Redundancy is one of the potentially fair reasons to dismiss an employee pursuant to employment law applicable in England and Wales.
It is very common for employees who are being offered settlement agreements, for redundancy to be the reason why their employer wants to terminate their employment.
Certain employers always hand out settlement agreements to employees who are accepting voluntary redundancy.
The reason for this is those employers quite often want to pay an employee in excess of the statutory minimum entitlement without setting a precedent.
The means to do this is to offer those employees a settlement agreement to enter into so that the payment of a termination payment which exceeds the statutory minimum can remain confidential and will not set a precedent for future employers.
Employers often want to encourage individuals to accept the offer of voluntary redundancy because this makes matters more straightforward for them and avoids the need to follow a formal redundancy process with those same individuals.
Formal redundancy processes are often more contentious and more likely to lead to claims in the Employment Tribunal.
The amount that an employee can expect to receive when being made redundant by his or her employer is directly related to his or her salary level, length of service and age.
An employee typically receives a payment related to statutory redundancy which is subject to statutory minimum weekly amounts per year of service together with a payment in lieu of his or her contractual entitlements.
Contractual entitlements include payments of salary up to the date of termination together with payment in lieu of notice and payment in lieu of any accrued but untaken annual leave.
Individuals being offered a settlement agreement as part of the redundancy process are typically offered this at the outset of the process so that the employer is not required to complete the process and following the settlement agreement being signed by all parties, all claims will be waived.
A fair redundancy
In order for a redundancy to be fair, it is necessary for the employer to show that there is a reduced requirement for a particular role at an organisation.
In addition to this, it is necessary for employers to follow a process which is compliant with employment law which includes the need to consult with the individuals about any ways in which the redundancy may be avoided.
In situations where there are individuals who are carrying out similar roles, there may be a requirement to pool those individuals together and to apply scoring to various objective criteria in order to determine which individual will be selected for redundancy.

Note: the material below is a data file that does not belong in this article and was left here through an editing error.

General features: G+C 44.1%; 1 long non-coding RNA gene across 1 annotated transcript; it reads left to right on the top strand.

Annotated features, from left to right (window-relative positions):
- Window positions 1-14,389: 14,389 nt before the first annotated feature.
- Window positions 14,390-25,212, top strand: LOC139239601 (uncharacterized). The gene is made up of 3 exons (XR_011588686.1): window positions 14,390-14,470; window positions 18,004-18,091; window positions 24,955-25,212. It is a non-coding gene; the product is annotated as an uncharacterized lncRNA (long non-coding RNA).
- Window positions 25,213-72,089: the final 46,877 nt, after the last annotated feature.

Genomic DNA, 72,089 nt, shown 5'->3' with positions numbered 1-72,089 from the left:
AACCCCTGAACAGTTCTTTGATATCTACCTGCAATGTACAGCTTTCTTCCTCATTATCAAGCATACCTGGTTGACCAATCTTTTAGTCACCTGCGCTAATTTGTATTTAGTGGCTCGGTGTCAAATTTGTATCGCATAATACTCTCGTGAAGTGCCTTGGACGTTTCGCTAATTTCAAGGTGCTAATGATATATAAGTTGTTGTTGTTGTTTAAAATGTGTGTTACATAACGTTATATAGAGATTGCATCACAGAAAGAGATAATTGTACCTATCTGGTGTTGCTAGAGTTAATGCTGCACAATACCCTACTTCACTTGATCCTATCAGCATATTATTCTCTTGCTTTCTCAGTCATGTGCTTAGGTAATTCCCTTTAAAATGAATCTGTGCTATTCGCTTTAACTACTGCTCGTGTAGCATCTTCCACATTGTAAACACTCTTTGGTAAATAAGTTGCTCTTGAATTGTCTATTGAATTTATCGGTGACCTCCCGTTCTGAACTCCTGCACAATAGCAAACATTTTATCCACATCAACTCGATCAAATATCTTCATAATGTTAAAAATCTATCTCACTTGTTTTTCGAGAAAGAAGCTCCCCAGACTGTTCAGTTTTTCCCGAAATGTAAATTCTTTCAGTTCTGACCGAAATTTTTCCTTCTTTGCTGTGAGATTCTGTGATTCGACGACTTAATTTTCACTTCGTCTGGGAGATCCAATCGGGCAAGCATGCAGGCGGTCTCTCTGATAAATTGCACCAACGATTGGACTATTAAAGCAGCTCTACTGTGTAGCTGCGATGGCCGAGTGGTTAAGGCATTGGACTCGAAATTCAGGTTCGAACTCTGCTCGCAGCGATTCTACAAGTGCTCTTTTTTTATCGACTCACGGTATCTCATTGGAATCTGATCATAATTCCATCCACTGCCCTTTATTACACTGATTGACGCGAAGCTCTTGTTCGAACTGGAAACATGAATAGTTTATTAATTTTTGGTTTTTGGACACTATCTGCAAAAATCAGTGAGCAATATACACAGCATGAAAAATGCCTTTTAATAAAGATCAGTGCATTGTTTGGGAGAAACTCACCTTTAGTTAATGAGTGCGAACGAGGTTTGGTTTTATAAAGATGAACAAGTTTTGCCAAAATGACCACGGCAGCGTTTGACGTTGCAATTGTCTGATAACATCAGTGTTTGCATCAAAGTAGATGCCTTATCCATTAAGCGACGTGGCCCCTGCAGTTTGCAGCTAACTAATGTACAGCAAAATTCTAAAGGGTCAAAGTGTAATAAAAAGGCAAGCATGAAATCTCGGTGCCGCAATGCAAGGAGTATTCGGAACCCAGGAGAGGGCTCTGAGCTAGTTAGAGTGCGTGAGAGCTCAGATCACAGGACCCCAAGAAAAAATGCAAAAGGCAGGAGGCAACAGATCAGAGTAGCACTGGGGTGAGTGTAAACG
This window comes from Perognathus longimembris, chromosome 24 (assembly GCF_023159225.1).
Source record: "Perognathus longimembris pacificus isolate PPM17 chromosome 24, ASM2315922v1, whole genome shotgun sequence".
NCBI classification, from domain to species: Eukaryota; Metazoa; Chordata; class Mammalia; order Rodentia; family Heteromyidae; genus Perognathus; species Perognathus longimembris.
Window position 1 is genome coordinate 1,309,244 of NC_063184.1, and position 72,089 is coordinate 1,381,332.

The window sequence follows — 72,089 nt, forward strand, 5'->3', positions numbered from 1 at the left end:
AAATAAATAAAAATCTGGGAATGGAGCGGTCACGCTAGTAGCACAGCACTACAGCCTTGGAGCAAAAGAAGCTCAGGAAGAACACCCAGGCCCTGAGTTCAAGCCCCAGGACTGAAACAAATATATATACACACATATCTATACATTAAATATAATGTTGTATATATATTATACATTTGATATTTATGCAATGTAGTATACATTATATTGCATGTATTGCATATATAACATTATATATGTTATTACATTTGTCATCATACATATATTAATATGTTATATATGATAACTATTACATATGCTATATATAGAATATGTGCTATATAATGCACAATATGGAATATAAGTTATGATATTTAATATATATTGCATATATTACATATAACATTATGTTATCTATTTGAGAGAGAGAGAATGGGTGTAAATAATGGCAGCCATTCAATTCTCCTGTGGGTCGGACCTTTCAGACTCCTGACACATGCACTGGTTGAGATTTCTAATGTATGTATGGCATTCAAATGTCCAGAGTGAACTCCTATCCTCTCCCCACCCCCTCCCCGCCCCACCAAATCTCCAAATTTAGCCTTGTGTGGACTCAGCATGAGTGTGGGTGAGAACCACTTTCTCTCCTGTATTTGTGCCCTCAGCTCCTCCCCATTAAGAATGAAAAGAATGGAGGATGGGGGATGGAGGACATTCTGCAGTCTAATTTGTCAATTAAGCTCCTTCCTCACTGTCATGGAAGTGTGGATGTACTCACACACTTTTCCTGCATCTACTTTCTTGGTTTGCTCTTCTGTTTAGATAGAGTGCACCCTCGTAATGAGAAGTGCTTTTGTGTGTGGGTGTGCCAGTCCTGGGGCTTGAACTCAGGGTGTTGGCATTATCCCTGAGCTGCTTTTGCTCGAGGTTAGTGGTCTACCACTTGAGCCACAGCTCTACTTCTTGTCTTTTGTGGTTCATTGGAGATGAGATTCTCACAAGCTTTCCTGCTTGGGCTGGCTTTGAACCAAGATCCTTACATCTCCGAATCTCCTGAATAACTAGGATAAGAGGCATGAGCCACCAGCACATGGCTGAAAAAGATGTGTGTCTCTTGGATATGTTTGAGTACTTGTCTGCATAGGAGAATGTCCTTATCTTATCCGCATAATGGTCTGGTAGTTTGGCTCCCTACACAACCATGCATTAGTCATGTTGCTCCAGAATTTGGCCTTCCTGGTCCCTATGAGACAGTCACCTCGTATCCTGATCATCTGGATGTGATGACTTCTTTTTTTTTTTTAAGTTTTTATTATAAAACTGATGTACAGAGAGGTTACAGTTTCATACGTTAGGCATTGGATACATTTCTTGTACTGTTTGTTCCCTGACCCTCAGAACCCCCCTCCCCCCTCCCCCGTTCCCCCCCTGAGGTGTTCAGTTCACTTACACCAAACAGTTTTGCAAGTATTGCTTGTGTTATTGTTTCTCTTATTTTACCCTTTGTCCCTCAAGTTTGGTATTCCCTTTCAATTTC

In addition to this, a consultation needs to be followed with each individual provisionally selected for redundancy and ways should be sought to avoid the redundancy. This includes the consideration of any suitable alternative positions that may be available.
It is only in a situation where no way can be found to avoid the redundancy, that redundancy may be confirmed and the right of appeal is offered at that stage to employees, should they wish to challenge their redundancy via the internal appeal process.
Unfair Dismissal and the Employment Tribunal
In the event an employee believes that his or her redundancy is either procedurally or substantively unfair, that person has the right to issue a claim of unfair dismissal at the Employment Tribunal. This claim should be issued within three months of the date of the termination of his or her employment for the reason of redundancy.
Prior to issuing a claim at the Employment Tribunal, the employee should notify ACAS to commence the early conciliation process and obtain a certificate which he or she can then inform the Tribunal about when issuing his or her claim.
The damages that an employee who has been made redundant may recover are directly related to the actual loss of salary that he or she has suffered following the date of termination.
If the employee mitigates his or her losses quickly, then the sums of money that may be recovered as damages for unfair dismissal through the Employment Tribunal will be reduced accordingly.
Waiving your rights
Employees who choose to sign settlement agreements will have waived their rights to pursue any claims in the Employment Tribunal and that option will not be available to them. It is also a legal requirement to seek settlement agreement advice from a qualified employment lawyer.
Individuals who perceive that their employer has either followed a flawed process or that their redundancy is not a genuine redundancy should inform their adviser when taking advice on the settlement agreement and negotiations should factor this in.
It may be the case if there is a procedurally or substantively unfair redundancy, that it is appropriate for the adviser to negotiate an increase on the sums of money being offered, according to the settlement agreement with the employer’s legal advisers.